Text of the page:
Share

Ex-foreign minister tapped to head SEF

Tien’s leadership at the SEF is expected to help Taiwanese businesses expand and solve problems in China and to maintain interactions and exchanges across the strait, Presidential Office spokesman Alex Huang said.

The top SEF post has been left vacant since President Tsai Ing-wen took office in May. Tien faces a tough task amid worsening ties across the strait and Beijing pressure for Tsai to openly embrace the so-called “1992 Consensus.”

Tien last year predicted at a forum in London that Tsai would not accept the “1992 Consensus,” which he said would remain key to cross-strait development, according to the China Times newspaper.

He said at the time that Taipei-Beijing dialogue could be terminated if Tsai continued to reject the “1992 Consensus,” the newspaper said.

It remains to be seen whether Tien could improve cross-strait ties or whether there will be any change to Tsai’s stance.

Tien, who headed the Ministry of Foreign Affairs from May 2000 to February 2002 when Chen Shui-bian was president, is currently head of the Institute for National Policy Research (INPR), a private foundation set up by Evergreen Group founder Chang Yung-fa.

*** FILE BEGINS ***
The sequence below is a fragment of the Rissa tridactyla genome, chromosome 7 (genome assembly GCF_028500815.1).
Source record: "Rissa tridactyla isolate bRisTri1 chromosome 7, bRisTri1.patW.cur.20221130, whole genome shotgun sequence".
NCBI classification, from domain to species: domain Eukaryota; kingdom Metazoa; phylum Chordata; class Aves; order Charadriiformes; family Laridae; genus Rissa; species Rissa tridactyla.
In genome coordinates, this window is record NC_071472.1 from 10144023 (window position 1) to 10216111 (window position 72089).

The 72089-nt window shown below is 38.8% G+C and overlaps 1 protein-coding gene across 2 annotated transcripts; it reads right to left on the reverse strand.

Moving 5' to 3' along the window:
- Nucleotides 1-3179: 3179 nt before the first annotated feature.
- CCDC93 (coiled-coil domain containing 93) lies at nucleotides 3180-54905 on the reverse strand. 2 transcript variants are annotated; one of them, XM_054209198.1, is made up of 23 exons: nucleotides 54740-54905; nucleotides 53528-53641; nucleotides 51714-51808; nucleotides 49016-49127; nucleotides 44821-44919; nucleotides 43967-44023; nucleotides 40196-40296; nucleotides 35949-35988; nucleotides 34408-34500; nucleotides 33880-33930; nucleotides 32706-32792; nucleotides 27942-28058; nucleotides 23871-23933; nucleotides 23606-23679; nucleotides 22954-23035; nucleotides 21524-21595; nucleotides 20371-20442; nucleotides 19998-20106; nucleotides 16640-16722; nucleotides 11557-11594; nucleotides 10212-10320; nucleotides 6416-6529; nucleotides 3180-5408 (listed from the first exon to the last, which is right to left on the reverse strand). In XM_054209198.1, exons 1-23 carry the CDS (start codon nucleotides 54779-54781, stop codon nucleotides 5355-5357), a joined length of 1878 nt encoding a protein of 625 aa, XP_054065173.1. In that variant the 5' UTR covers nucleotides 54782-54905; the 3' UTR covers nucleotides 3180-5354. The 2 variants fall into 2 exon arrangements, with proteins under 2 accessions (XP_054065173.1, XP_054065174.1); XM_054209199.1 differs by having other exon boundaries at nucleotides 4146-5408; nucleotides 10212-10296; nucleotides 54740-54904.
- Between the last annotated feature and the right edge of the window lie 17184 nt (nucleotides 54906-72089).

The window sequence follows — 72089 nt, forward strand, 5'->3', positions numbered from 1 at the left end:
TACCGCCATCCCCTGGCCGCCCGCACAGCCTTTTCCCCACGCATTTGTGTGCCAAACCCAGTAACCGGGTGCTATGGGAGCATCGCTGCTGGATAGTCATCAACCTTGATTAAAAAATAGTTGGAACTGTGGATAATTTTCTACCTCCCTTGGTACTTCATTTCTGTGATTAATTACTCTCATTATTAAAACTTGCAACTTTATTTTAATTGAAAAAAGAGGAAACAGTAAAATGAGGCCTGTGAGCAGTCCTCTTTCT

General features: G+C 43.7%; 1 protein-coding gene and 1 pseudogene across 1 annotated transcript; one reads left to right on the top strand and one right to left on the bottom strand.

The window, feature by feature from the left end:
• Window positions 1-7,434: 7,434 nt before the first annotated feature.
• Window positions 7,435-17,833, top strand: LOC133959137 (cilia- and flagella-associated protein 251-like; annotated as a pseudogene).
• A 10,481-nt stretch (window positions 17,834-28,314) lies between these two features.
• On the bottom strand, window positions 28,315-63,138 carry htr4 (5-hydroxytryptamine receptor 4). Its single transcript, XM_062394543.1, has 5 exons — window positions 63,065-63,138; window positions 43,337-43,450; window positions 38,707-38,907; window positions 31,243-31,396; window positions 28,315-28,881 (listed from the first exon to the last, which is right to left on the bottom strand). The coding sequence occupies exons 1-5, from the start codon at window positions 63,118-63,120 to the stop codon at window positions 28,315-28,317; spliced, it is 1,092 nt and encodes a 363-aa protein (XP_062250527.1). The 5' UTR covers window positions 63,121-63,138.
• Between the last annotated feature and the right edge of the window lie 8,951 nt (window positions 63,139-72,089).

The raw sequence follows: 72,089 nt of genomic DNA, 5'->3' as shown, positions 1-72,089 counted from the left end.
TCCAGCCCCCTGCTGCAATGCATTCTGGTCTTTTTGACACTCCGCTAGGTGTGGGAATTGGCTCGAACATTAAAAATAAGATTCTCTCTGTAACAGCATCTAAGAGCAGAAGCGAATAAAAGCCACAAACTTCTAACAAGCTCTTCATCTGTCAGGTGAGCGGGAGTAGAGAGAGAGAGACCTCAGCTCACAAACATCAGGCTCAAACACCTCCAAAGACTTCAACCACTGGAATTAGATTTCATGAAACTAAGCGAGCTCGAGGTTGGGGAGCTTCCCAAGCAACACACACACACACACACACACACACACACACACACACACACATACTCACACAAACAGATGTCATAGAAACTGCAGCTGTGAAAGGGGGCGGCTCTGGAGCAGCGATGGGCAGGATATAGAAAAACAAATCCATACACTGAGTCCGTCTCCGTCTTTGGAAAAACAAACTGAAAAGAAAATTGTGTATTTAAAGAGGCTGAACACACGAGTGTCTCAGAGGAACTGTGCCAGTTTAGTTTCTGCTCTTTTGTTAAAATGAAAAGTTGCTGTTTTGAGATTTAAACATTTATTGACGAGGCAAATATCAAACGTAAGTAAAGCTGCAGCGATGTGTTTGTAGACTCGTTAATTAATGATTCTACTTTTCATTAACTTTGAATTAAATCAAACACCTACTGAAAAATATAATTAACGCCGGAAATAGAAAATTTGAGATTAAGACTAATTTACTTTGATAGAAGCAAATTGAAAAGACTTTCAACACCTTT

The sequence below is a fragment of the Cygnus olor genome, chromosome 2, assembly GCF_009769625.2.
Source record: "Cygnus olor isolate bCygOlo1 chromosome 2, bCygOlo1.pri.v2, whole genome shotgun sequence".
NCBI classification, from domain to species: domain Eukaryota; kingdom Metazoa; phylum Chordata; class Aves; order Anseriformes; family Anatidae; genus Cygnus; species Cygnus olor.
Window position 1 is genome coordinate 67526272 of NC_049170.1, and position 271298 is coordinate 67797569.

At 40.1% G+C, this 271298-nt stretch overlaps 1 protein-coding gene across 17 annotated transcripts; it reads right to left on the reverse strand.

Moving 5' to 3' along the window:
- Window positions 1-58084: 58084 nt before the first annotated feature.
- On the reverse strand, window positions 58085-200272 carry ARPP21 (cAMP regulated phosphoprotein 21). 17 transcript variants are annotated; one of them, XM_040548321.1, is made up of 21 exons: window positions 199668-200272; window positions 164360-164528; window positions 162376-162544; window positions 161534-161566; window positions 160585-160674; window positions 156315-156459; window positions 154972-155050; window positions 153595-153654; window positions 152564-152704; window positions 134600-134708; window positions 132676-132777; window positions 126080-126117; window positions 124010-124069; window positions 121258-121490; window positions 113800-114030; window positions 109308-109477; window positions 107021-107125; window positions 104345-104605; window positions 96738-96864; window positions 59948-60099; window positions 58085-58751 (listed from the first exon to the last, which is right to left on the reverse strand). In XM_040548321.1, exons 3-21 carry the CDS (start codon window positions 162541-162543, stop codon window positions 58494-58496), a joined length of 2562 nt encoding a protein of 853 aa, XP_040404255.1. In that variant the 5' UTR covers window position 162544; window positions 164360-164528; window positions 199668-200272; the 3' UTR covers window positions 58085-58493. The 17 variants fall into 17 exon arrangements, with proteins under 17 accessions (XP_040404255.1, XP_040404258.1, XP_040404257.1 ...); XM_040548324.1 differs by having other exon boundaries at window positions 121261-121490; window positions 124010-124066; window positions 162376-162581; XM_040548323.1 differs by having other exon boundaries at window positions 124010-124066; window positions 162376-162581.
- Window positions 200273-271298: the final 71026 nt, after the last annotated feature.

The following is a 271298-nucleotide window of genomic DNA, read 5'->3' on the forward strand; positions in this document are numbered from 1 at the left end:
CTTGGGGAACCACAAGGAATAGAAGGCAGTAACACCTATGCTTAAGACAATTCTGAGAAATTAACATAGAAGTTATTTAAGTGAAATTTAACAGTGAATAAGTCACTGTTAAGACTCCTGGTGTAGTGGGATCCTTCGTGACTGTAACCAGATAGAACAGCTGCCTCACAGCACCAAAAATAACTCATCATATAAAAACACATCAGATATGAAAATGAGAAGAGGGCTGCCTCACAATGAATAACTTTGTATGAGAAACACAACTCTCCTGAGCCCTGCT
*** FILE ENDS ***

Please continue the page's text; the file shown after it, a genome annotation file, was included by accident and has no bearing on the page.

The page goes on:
He has been a national policy adviser to the Presidential Office and Taipei’s representative in Britain.

Huang said Tien had profound knowledge of Chinese affairs, which have been a major area of his studies over the years. Tien’s doctoral dissertation is on China’s political development.

Tien had a deep understanding of cross-strait affairs and Asia-Pacific issues, and has contributed significantly to promoting Taiwan’s democratization and international participation, according to Huang.

He added that Tien had built INPR into a major international think tank with close interactions with universities and other research bodies from China, the U.S., Japan and Europe.

Tien is also an adviser for Taiwan’s Chinese National Federation of Industries, helping businesses by offering them analyses and suggestions concerning cross-strait and regional situations, Huang said.

Tien’s appointment will fill one of the last remaining pieces in Tsai’s government lineup.

The Presidential Office is also expected to announce today the nominations of seven candidates for the Council of Grand Justices.

One of the candidates, Hsu Tzong-li, is expected to become head of the Judicial Yuan, and another, Tsai Chung-tun, to be his deputy.

Hsu, now a law professor at National Taiwan University, was a grand justice from 2003 to 2011, and critics have argued that his return to the council would be unconstitutional.

The would-be Judicial Yuan deputy head is currently a Supreme Court justice.